Security officials at the nation's largest nuclear-power plant detained a contract worker with a small pipe bomb in the back of his pickup...

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WINTERSBURG, Ariz. — Security officials at the nation’s largest nuclear-power plant detained a contract worker with a small pipe bomb in the back of his pickup Friday, authorities said.

The Department of Homeland Security said there was no known terrorism link to the incident at Palo Verde Nuclear Generating Station west of Phoenix.

The worker, Roger William Hurd, told investigators he didn’t know how the bomb got in his truck and was released Friday afternoon.

Palo Verde officials said they pulled Hurd’s security clearances and won’t allow him back until they know more about what happened.

“He won’t just drive up to work again like nothing had happened,” plant spokesman Jim McDonald said. “We’re going to have to look at the investigation. We’re not making any assumptions.”

Hurd, 61, was stopped and detained at the entrance of the nuclear-generating plant, about a half-mile from the containment domes where the plant’s nuclear material is stored, McDonald said. Security officials then put the nuclear station on lockdown for a few hours, prohibiting anyone from entering or leaving the facility until Friday afternoon.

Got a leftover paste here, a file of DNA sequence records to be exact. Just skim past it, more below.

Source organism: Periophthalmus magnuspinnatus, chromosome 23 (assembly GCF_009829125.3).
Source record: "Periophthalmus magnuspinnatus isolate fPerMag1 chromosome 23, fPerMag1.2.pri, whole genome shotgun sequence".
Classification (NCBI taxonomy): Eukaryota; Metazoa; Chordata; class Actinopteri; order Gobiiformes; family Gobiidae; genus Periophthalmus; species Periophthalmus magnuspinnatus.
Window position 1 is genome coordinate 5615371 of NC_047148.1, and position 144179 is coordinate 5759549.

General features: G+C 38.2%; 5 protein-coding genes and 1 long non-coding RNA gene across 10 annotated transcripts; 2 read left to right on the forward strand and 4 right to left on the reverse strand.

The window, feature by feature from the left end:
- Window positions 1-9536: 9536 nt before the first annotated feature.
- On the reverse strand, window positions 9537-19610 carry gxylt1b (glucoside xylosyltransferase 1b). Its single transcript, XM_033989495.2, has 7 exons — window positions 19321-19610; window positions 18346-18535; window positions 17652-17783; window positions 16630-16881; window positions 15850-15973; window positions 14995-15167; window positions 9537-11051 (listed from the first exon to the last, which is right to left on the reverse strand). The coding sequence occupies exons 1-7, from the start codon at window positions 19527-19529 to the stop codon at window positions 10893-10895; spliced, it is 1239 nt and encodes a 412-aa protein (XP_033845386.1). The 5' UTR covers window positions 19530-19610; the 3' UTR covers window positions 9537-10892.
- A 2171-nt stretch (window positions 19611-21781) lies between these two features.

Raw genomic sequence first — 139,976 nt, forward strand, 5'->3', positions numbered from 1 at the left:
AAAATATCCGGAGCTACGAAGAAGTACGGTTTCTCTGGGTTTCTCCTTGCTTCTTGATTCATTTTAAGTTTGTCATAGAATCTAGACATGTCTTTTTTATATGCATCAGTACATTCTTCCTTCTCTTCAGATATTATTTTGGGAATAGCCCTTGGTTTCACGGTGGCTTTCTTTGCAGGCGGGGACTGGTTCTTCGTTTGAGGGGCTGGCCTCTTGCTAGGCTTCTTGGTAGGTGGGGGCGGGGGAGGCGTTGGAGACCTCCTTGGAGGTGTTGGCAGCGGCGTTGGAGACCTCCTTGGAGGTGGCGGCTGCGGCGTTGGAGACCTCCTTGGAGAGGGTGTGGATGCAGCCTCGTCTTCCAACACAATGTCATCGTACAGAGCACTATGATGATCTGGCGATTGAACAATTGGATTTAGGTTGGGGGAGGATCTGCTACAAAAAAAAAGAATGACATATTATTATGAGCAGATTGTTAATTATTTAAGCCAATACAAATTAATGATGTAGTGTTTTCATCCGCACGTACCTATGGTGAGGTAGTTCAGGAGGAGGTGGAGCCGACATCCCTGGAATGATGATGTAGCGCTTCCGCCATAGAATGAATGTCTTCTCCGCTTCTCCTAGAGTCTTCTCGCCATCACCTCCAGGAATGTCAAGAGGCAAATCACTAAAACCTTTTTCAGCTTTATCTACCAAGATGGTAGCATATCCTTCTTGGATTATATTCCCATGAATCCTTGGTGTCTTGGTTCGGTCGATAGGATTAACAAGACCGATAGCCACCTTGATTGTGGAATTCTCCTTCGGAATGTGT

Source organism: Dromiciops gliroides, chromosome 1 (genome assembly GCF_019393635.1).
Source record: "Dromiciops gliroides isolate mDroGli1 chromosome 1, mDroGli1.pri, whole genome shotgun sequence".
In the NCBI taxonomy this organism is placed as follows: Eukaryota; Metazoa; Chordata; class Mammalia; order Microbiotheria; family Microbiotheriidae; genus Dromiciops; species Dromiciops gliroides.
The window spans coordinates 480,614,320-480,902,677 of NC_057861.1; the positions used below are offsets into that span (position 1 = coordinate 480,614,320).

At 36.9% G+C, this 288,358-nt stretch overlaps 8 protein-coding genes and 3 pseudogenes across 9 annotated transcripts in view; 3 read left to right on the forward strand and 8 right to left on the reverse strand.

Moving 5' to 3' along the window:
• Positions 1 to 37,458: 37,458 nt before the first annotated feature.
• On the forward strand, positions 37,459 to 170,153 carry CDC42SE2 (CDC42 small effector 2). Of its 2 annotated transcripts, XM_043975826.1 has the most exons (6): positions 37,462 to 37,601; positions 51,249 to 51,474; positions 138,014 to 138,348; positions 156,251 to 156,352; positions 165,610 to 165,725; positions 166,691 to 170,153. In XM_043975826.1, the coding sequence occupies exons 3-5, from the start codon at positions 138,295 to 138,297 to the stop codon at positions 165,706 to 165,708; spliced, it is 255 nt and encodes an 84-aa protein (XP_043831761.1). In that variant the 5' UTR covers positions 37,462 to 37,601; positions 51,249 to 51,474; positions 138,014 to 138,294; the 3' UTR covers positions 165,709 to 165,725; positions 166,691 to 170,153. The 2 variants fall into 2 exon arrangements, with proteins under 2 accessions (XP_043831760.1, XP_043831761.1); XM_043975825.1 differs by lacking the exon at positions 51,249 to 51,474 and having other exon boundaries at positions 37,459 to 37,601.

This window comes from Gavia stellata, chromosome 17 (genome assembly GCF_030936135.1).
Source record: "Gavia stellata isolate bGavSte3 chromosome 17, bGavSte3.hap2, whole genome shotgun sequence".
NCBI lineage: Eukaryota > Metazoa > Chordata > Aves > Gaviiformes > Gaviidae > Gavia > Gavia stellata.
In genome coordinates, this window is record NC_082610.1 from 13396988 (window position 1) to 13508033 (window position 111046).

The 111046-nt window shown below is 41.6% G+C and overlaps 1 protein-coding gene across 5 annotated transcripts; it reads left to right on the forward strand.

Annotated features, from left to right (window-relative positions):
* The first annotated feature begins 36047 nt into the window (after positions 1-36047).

Authorities described the device as a 6-inch capped explosive made of galvanized pipe that contained suspicious residue. Tom Mangan, a spokesman for the Bureau of Alcohol, Tobacco, Firearms and Explosives, said it was likely homemade.

“If this thing went off in the bed of the truck, it certainly would put a hole in it,” Mangan said. “It was rather crude in construction, but it could certainly injure somebody.”

Capt. Paul Chagolla with the Maricopa County Sheriff’s Office said the pipe was not hidden. He said Hurd normally drove a motorcycle to work but was in a truck Friday because of the cool weather.

Sheriff’s officials rendered the device safe.

Hurd later told investigators the bomb wasn’t his, and he had no idea where it came from, Sheriff Joe Arpaio said.

“So, the mystery is, how did that pipe bomb get into his truck?” Arpaio said. “What’s the motive to someone to put this in his truck? I don’t know. Was it a disgruntled employee? I don’t know. Were they trying to target him?”

Arpaio said investigators searched Hurd’s home but found nothing that was helpful. Hurd wasn’t arrested, and Arpaio said he expects Hurd to help with the investigation.

Palo Verde, operated by Arizona Public Service Co., is the nation’s largest nuclear-power plant both in size and capacity. Located in Wintersburg, about 50 miles west of downtown Phoenix, the plant supplies electricity to about 4 million customers in Arizona, New Mexico, Texas and California.